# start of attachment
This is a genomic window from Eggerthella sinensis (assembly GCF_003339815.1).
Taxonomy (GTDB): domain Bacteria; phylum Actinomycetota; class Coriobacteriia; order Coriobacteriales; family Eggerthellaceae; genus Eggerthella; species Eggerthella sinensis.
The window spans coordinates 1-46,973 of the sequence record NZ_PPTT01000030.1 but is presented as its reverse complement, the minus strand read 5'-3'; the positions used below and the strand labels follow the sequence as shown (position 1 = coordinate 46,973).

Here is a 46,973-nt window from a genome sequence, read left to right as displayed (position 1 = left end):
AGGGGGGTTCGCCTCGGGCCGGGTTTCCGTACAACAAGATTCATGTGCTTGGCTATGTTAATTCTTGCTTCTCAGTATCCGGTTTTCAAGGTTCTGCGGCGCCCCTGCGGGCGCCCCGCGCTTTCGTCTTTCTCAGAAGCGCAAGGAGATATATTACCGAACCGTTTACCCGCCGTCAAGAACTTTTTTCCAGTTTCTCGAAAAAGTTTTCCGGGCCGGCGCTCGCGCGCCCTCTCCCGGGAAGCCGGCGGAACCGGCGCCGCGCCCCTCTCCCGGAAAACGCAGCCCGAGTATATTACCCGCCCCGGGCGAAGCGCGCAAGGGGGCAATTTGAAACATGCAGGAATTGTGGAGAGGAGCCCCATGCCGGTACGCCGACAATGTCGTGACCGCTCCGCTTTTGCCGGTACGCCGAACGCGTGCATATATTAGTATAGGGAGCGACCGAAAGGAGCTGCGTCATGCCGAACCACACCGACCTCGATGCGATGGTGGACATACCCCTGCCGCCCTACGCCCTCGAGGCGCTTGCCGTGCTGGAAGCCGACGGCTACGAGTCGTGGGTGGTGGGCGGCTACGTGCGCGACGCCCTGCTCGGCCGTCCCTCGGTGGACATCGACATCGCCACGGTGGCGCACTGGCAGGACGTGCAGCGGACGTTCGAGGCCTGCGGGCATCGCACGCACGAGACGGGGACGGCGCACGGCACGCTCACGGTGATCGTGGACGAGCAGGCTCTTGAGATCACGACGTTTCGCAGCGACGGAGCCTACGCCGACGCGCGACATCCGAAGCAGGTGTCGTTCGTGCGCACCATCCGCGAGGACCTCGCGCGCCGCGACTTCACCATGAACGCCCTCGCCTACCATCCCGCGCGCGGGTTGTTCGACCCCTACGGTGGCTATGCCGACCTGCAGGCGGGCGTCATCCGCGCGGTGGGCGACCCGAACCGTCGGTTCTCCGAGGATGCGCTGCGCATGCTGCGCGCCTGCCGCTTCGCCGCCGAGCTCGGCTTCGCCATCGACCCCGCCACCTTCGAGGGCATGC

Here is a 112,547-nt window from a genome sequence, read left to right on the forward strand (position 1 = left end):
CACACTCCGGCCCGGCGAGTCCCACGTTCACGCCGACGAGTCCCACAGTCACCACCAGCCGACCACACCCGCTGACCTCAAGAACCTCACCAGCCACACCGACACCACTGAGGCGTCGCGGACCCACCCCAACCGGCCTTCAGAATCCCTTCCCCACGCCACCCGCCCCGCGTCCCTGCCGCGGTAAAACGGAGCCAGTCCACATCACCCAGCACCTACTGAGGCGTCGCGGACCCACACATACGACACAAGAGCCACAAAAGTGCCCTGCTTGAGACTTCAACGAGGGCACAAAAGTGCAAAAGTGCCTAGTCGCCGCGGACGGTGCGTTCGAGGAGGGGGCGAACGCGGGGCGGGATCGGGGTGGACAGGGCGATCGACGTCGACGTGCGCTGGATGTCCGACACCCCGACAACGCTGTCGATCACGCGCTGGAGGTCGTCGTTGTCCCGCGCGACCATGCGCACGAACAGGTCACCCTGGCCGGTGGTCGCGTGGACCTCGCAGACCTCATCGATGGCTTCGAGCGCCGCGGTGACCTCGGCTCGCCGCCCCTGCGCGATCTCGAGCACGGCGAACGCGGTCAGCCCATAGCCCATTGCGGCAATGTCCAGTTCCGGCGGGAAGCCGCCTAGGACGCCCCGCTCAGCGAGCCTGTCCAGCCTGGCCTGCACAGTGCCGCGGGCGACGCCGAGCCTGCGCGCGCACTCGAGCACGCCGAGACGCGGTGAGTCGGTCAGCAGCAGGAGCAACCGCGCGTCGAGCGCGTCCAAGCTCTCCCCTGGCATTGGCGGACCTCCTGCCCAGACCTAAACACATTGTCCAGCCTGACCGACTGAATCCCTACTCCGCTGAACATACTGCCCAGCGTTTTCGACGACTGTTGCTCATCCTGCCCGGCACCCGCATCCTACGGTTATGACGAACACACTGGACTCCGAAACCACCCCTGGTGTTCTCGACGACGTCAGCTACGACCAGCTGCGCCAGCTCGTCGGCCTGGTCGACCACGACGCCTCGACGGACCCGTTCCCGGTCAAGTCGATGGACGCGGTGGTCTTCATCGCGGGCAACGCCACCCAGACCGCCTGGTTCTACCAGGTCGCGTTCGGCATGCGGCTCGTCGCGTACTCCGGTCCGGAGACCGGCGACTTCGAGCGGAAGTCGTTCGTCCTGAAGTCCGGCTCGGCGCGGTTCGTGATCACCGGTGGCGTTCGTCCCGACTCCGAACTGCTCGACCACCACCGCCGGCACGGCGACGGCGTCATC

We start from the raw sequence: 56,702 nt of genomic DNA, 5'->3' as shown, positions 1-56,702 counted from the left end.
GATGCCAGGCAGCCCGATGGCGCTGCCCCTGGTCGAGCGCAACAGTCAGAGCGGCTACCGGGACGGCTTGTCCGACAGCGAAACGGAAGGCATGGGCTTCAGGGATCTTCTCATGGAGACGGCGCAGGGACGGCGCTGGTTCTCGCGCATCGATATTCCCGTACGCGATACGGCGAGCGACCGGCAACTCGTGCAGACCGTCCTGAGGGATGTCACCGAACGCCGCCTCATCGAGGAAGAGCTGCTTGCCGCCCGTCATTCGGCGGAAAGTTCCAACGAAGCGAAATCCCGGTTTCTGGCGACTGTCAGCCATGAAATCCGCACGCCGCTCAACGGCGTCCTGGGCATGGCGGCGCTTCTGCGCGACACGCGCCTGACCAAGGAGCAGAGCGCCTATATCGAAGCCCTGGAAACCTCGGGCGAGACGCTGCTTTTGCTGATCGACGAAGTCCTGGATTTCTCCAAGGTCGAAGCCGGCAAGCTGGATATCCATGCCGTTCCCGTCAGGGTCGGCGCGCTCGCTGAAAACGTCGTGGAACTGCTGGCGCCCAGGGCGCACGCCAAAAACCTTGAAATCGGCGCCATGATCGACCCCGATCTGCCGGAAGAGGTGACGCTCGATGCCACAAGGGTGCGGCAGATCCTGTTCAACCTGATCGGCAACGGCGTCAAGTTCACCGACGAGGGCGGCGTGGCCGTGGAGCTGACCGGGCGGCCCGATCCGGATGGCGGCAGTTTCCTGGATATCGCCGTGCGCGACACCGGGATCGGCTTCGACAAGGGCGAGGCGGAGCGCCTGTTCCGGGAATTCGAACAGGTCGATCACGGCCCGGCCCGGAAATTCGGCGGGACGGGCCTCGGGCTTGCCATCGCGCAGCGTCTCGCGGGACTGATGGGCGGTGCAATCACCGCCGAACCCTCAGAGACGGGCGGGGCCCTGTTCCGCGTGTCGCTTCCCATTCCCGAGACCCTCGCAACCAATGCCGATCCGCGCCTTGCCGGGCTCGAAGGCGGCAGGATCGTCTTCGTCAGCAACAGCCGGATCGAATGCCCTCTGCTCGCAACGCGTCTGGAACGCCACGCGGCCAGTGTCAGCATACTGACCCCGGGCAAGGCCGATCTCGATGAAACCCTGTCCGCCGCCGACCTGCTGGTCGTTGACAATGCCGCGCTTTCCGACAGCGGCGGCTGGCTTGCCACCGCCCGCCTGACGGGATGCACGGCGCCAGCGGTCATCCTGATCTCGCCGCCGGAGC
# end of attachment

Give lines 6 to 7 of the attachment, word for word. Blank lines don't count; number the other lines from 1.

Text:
Here is a 112,547-nt window from a genome sequence, read left to right on the forward strand (position 1 = left end):
CACACTCCGGCCCGGCGAGTCCCACGTTCACGCCGACGAGTCCCACAGTCACCACCAGCCGACCACACCCGCTGACCTCAAGAACCTCACCAGCCACACCGACACCACTGAGGCGTCGCGGACCCACCCCAACCGGCCTTCAGAATCCCTTCCCCACGCCACCCGCCCCGCGTCCCTGCCGCGGTAAAACGGAGCCAGTCCACATCACCCAGCACCTACTGAGGCGTCGCGGACCCACACATACGACACAAGAGCCACAAAAGTGCCCTGCTTGAGACTTCAACGAGGGCACAAAAGTGCAAAAGTGCCTAGTCGCCGCGGACGGTGCGTTCGAGGAGGGGGCGAACGCGGGGCGGGATCGGGGTGGACAGGGCGATCGACGTCGACGTGCGCTGGATGTCCGACACCCCGACAACGCTGTCGATCACGCGCTGGAGGTCGTCGTTGTCCCGCGCGACCATGCGCACGAACAGGTCACCCTGGCCGGTGGTCGCGTGGACCTCGCAGACCTCATCGATGGCTTCGAGCGCCGCGGTGACCTCGGCTCGCCGCCCCTGCGCGATCTCGAGCACGGCGAACGCGGTCAGCCCATAGCCCATTGCGGCAATGTCCAGTTCCGGCGGGAAGCCGCCTAGGACGCCCCGCTCAGCGAGCCTGTCCAGCCTGGCCTGCACAGTGCCGCGGGCGACGCCGAGCCTGCGCGCGCACTCGAGCACGCCGAGACGCGGTGAGTCGGTCAGCAGCAGGAGCAACCGCGCGTCGAGCGCGTCCAAGCTCTCCCCTGGCATTGGCGGACCTCCTGCCCAGACCTAAACACATTGTCCAGCCTGACCGACTGAATCCCTACTCCGCTGAACATACTGCCCAGCGTTTTCGACGACTGTTGCTCATCCTGCCCGGCACCCGCATCCTACGGTTATGACGAACACACTGGACTCCGAAACCACCCCTGGTGTTCTCGACGACGTCAGCTACGACCAGCTGCGCCAGCTCGTCGGCCTGGTCGACCACGACGCCTCGACGGACCCGTTCCCGGTCAAGTCGATGGACGCGGTGGTCTTCATCGCGGGCAACGCCACCCAGACCGCCTGGTTCTACCAGGTCGCGTTCGGCATGCGGCTCGTCGCGTACTCCGGTCCGGAGACCGGCGACTTCGAGCGGAAGTCGTTCGTCCTGAAGTCCGGCTCGGCGCGGTTCGTGATCACCGGTGGCGTTCGTCCCGACTCCGAACTGCTCGACCACCACCGCCGGCACGGCGACGGCGTCATC